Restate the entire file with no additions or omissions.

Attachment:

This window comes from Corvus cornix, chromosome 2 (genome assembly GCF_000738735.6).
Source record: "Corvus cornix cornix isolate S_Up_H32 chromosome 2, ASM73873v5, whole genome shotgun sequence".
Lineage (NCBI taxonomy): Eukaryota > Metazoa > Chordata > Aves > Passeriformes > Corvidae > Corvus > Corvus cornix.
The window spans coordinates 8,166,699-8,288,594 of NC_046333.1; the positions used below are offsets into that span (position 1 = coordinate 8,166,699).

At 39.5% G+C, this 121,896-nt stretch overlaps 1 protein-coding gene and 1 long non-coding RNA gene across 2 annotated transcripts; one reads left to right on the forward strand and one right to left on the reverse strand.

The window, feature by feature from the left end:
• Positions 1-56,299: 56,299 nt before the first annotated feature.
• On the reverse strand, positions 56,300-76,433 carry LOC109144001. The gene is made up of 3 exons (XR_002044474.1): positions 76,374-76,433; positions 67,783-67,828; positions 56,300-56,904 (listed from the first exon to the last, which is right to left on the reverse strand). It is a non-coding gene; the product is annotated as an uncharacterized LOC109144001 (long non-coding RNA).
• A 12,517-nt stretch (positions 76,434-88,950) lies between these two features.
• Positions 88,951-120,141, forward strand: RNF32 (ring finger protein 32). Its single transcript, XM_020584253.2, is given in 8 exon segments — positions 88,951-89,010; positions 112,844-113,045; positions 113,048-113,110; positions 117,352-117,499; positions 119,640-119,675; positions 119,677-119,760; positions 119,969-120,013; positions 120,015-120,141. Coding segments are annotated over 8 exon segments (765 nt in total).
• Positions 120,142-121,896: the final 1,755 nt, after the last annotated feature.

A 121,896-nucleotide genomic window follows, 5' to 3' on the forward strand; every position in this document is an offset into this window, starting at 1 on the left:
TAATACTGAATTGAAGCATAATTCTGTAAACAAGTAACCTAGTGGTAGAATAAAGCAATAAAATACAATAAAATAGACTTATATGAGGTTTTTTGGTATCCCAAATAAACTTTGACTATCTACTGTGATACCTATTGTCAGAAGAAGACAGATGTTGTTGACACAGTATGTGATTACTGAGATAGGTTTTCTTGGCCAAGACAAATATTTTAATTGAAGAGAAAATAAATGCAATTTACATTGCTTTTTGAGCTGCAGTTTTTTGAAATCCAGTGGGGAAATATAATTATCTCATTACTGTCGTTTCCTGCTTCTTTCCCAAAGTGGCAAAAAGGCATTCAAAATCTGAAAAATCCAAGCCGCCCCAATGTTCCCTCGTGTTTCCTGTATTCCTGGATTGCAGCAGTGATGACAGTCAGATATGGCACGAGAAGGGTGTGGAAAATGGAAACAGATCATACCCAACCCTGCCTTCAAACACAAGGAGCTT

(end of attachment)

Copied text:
This window comes from Corvus cornix, chromosome 2 (genome assembly GCF_000738735.6).
Source record: "Corvus cornix cornix isolate S_Up_H32 chromosome 2, ASM73873v5, whole genome shotgun sequence".
Lineage (NCBI taxonomy): Eukaryota > Metazoa > Chordata > Aves > Passeriformes > Corvidae > Corvus > Corvus cornix.
The window spans coordinates 8,166,699-8,288,594 of NC_046333.1; the positions used below are offsets into that span (position 1 = coordinate 8,166,699).

At 39.5% G+C, this 121,896-nt stretch overlaps 1 protein-coding gene and 1 long non-coding RNA gene across 2 annotated transcripts; one reads left to right on the forward strand and one right to left on the reverse strand.

The window, feature by feature from the left end:
• Positions 1-56,299: 56,299 nt before the first annotated feature.
• On the reverse strand, positions 56,300-76,433 carry LOC109144001. The gene is made up of 3 exons (XR_002044474.1): positions 76,374-76,433; positions 67,783-67,828; positions 56,300-56,904 (listed from the first exon to the last, which is right to left on the reverse strand). It is a non-coding gene; the product is annotated as an uncharacterized LOC109144001 (long non-coding RNA).
• A 12,517-nt stretch (positions 76,434-88,950) lies between these two features.
• Positions 88,951-120,141, forward strand: RNF32 (ring finger protein 32). Its single transcript, XM_020584253.2, is given in 8 exon segments — positions 88,951-89,010; positions 112,844-113,045; positions 113,048-113,110; positions 117,352-117,499; positions 119,640-119,675; positions 119,677-119,760; positions 119,969-120,013; positions 120,015-120,141. Coding segments are annotated over 8 exon segments (765 nt in total).
• Positions 120,142-121,896: the final 1,755 nt, after the last annotated feature.

A 121,896-nucleotide genomic window follows, 5' to 3' on the forward strand; every position in this document is an offset into this window, starting at 1 on the left:
TAATACTGAATTGAAGCATAATTCTGTAAACAAGTAACCTAGTGGTAGAATAAAGCAATAAAATACAATAAAATAGACTTATATGAGGTTTTTTGGTATCCCAAATAAACTTTGACTATCTACTGTGATACCTATTGTCAGAAGAAGACAGATGTTGTTGACACAGTATGTGATTACTGAGATAGGTTTTCTTGGCCAAGACAAATATTTTAATTGAAGAGAAAATAAATGCAATTTACATTGCTTTTTGAGCTGCAGTTTTTTGAAATCCAGTGGGGAAATATAATTATCTCATTACTGTCGTTTCCTGCTTCTTTCCCAAAGTGGCAAAAAGGCATTCAAAATCTGAAAAATCCAAGCCGCCCCAATGTTCCCTCGTGTTTCCTGTATTCCTGGATTGCAGCAGTGATGACAGTCAGATATGGCACGAGAAGGGTGTGGAAAATGGAAACAGATCATACCCAACCCTGCCTTCAAACACAAGGAGCTT